- A family activity jar with a collection of great outings listed inside that can be selected each month (Saren has a fun post about this on her blog)
(4) For neighbors and teachers, keep things simple and handmade (and involve the kids!).
Growing up, my mom would help us make a fresh loaf of bread for each of our teachers, and we would wrap each one with a new holiday dish towel. Those moments spent in the kitchen, surrounded by the smell of bread baking, meant the world to me, and my teachers loved the bread. This is easy and fun for me, so I do the same thing with my children.
Bread-making might not be your thing (and that’s totally okay), but there are lots of great handmade gift options out there. I just won’t go into detail because I think Pinterest has this covered.
(5) Make an effort to focus outward.
Simplifying gifts for family and friends not only means less stress for us, but it means more time and money can be spent on people who are really in need. One mom involved her son in Sub-for-Santa, and he loved being part of the process. Lots of families have enjoyed reading Christmas Jars and then creating their own jar of coins and dollars to give to someone in a tight spot.
There are tons of fabulous charities that would also appreciate donations around this time of year. One of our community members recommended Heifer International, which fights hunger and poverty by providing animals to families–to help feed them and generate a reliable income. (Why give a cup of milk when you could give a cow?) I love this idea.
And if you’re looking to involve your children, Saren’s Children for Children concert idea is absolutely fantastic. She and her children work with friends and neighbors to put on a beautiful performance, and then they collect donations to send to orphans in Bulgaria. (I haven’t done one of these yet, but someday I hope to do so!)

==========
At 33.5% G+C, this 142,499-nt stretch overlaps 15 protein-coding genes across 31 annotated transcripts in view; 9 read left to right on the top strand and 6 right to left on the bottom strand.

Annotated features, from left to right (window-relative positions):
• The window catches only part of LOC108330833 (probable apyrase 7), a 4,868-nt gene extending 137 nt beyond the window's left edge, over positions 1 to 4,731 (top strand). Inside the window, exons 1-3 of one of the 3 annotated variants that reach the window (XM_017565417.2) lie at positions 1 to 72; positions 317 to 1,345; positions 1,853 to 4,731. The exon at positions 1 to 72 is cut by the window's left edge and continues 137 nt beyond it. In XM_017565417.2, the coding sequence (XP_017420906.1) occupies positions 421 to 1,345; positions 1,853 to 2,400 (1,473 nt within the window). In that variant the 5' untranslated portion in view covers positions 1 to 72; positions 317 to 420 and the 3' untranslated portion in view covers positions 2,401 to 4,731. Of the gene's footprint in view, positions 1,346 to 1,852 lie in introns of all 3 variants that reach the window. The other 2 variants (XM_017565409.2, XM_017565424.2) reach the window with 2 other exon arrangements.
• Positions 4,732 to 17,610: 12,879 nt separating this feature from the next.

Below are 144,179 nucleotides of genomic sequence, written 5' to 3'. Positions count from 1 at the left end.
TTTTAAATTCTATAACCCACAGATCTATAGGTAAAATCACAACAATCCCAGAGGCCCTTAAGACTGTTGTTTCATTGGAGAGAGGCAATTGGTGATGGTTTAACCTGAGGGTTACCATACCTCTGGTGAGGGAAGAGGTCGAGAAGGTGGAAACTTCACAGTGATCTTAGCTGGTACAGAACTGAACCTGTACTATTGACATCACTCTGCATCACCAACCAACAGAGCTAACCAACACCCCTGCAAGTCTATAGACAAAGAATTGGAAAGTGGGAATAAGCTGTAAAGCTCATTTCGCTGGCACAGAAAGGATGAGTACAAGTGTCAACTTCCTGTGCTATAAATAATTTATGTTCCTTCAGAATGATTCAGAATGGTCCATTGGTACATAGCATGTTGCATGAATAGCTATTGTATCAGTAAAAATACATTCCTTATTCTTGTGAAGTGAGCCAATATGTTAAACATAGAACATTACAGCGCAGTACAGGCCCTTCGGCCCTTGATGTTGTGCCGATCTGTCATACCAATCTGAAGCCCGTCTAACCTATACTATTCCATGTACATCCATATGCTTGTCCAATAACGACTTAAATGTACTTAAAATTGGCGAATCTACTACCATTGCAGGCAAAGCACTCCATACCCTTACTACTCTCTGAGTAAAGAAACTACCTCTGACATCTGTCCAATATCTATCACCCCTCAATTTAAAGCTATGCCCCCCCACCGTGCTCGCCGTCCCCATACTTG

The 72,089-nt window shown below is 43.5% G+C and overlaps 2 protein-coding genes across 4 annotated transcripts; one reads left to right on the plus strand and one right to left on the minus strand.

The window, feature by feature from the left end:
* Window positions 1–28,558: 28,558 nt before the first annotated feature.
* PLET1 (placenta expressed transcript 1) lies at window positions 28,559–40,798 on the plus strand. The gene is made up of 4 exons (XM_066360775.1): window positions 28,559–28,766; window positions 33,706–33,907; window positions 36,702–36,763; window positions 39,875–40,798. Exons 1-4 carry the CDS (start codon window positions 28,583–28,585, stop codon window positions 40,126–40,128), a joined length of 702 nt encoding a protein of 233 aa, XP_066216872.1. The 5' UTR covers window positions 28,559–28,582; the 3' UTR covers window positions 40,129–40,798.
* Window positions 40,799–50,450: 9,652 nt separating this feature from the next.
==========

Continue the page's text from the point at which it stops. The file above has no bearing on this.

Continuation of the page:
(6) Make the season less about “obligatory giving” and more about rich traditions and the true meaning of the holiday.
I’m guessing we’ve all gotten caught up at one time or another in “giving because we feel like we have to.” But I would really like to change that. Personally, I would rather someone not give me an obligatory gift–and instead simply say, “I love you so much, and I’m keeping things simple this year, but please know I am glad you are a part of my life.”
And then with all that energy we’re collectively saving, we can take time to read Christmas stories by the fire (great post about this here), sing carols around the tree, act out the Nativity, or establish new family traditions focusing on service.
As I’ve been considering all of these ideas, I’m actually starting to feel excited about this season. Because what really matters is that the feeling in our homes and the “magic” of the holidays shapes us into better people. That’s a gift that will keep giving all year.
QUESTION: What other deliberate gift-giving ideas do you have to share? Is there something that has worked well for your family?
CHALLENGE: Take some time this week to discuss your family’s gift-giving strategy–and do everything you can to keep things simple.
Many of the ideas above are from our Facebook conversation, and you can see the entire conversation here.
To listen to a whole podcast on this topic, there’s a new Power of Moms Radio Show you can access here.
Finally, if you would like more ideas on how to organize the actual gift-giving (so you can fold these additional tasks, errands, and activities into your life without adding stress), our Mind Organization for Moms program has a special audio tutorial being featured this month for our M.O.M. members.
Thanks and good luck!